Above: They Might Be Giants do “Tippecanoe and Tyler Too.”
By Joel Francis
The eve of Election Day means the airways will soon no longer be clogged with campaign ads, and liberal songwriters can stop suing conservative politicians for hijacking using their music.
Music has a long relationship with politics, but the idea of the modern campaign song started with 1840s “Tippecanoe and Tyler Too.” The song, written by an Ohio jeweler, celebrated Whig presidential candidate William Henry Harrison’s role in the 1811 Battle of Tippecanoe. The Whigs’ election themes were timeless: War hero Harrison was just the man (of the people) to stand up to incumbent president democrat Martin Van Buren – an East Coast-elite, Washington insider! – who’d lived on the public dole too long.
The Battle of Tippecanoe occurred when some states were literally battlegrounds. As governor of the new Indiana Territory, Harrison negotiated the title to Indian lands in hopes enough whites would settle into the area to qualify it for statehood. These negotiations culminated at the Treaty of Fort Wayne in 1809.
Outraged, Shawnee leader Tecumseh preached resistance to the treaty and tried to get Harrison to nullify the agreement. Harrison, whose father-in-law was a congressman who held a healthy second job as developer and seller of many of the lands claimed in the treaty, was unmoved. On Nov. 8, 1811, Harrison led stationed troops at Tippecanoe in an attempt to intimidate the insurgent Indians. Undaunted, the natives charged Harrison’s encampment, but were beaten back. After they were forced to abandon their settlement, Harrison’s troops burned the Indian town to the ground.
Tecumseh, who was visiting the South at the time, continued to secretly build an army and wage war against the United States. He aligned with the British during the War of 1812. Tecumseh was killed in 1813 at the Battle of the Thames in Ontario near Detroit, when his tribal army was overtaken by Harrison’s troops.
It’s hard to believe these events would inspire a song more than a generation after the fact, especially since the 1840 election was essentially a rematch Van Buren and Harrison’s 1836 contest. That election was the only time a major party placed more than one candidate on the ballot. Although Harrison led the ticket in most states, the plan was to deny Van Buren the popular vote and let the Whig-controlled House decide the election. The plan backfired when Van Buren squeaked out barely 51 percent of the vote.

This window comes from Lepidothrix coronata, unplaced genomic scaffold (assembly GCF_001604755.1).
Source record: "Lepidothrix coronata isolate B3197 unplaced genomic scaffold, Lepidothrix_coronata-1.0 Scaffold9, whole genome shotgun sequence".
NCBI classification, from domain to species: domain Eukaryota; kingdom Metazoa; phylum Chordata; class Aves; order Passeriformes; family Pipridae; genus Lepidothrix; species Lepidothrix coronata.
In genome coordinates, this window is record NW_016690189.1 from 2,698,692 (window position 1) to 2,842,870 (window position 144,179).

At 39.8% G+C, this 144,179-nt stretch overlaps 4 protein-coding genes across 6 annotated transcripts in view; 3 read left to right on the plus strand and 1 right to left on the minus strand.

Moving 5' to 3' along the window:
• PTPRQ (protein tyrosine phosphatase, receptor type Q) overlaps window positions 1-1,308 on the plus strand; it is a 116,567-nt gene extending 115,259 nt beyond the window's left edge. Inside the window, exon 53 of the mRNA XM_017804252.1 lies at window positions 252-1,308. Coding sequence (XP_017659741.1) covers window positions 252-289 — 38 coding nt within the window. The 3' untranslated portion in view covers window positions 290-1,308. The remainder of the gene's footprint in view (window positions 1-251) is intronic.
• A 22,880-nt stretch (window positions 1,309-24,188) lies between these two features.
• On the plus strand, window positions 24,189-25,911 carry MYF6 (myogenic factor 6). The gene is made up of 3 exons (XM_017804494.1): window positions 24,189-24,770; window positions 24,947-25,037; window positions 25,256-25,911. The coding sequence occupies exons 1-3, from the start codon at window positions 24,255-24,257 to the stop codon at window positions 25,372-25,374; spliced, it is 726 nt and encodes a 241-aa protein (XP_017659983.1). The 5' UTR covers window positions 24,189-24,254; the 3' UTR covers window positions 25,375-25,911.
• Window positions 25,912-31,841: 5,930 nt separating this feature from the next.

The lyrics of “Tippecanoe and Tyler Too” mention hard cider and log cabins, a reference to Harrison’s home whiskey distillery during his decade of retirement in Ohio. Tyler is Harrison’s running mate, John Tyler, who later served as 10th president of the United States. Little Van, the used-up man, is, of course, Martin Van Buren.
At just 90 seconds, the song is basically an extended jingle, but it’s a catchy and effective one. The repetition and echo of the lyrics not only reinforce its message, but lodge the melody in your head. It’s not hard to imagine Whigs tauntingly whistling this tune for months after the election.
Van Buren’s camp countered with a song of their own. Set to the tune of “Rockabye Baby,” this is the second of its three verses:
Rockabye, baby, when you awake
You will discover Tip is a fake.
Far from the battle, war cry and drum
He sits in his cabin a’drinking bad rum.
The song failed to motivate voters, however, and Harrison carried 19 states and 53 percent of the vote for the win. Van Buren only carried seven states; Missouri, the western-most state in the union, was one of them.
Harrison only served 32 days in office, but the impact of his song lives on today.